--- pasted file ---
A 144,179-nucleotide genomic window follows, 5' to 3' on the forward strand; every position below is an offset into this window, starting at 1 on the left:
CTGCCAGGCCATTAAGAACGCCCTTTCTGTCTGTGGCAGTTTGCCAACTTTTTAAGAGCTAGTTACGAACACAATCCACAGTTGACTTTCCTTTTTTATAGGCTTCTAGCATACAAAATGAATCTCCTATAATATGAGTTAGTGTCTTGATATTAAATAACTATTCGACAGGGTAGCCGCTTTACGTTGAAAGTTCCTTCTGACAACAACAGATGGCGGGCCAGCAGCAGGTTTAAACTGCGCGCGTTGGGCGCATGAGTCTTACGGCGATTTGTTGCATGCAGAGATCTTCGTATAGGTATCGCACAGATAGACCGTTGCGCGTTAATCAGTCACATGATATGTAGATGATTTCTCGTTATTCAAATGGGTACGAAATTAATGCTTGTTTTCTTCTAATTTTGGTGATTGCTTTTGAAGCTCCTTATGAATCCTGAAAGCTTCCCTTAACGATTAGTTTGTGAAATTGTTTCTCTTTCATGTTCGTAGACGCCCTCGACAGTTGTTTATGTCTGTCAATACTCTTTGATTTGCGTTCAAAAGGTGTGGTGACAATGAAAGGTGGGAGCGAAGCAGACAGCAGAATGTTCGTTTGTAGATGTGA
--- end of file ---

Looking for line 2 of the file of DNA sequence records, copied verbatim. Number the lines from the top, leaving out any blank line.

CTGCCAGGCCATTAAGAACGCCCTTTCTGTCTGTGGCAGTTTGCCAACTTTTTAAGAGCTAGTTACGAACACAATCCACAGTTGACTTTCCTTTTTTATAGGCTTCTAGCATACAAAATGAATCTCCTATAATATGAGTTAGTGTCTTGATATTAAATAACTATTCGACAGGGTAGCCGCTTTACGTTGAAAGTTCCTTCTGACAACAACAGATGGCGGGCCAGCAGCAGGTTTAAACTGCGCGCGTTGGGCGCATGAGTCTTACGGCGATTTGTTGCATGCAGAGATCTTCGTATAGGTATCGCACAGATAGACCGTTGCGCGTTAATCAGTCACATGATATGTAGATGATTTCTCGTTATTCAAATGGGTACGAAATTAATGCTTGTTTTCTTCTAATTTTGGTGATTGCTTTTGAAGCTCCTTATGAATCCTGAAAGCTTCCCTTAACGATTAGTTTGTGAAATTGTTTCTCTTTCATGTTCGTAGACGCCCTCGACAGTTGTTTATGTCTGTCAATACTCTTTGATTTGCGTTCAAAAGGTGTGGTGACAATGAAAGGTGGGAGCGAAGCAGACAGCAGAATGTTCGTTTGTAGATGTGA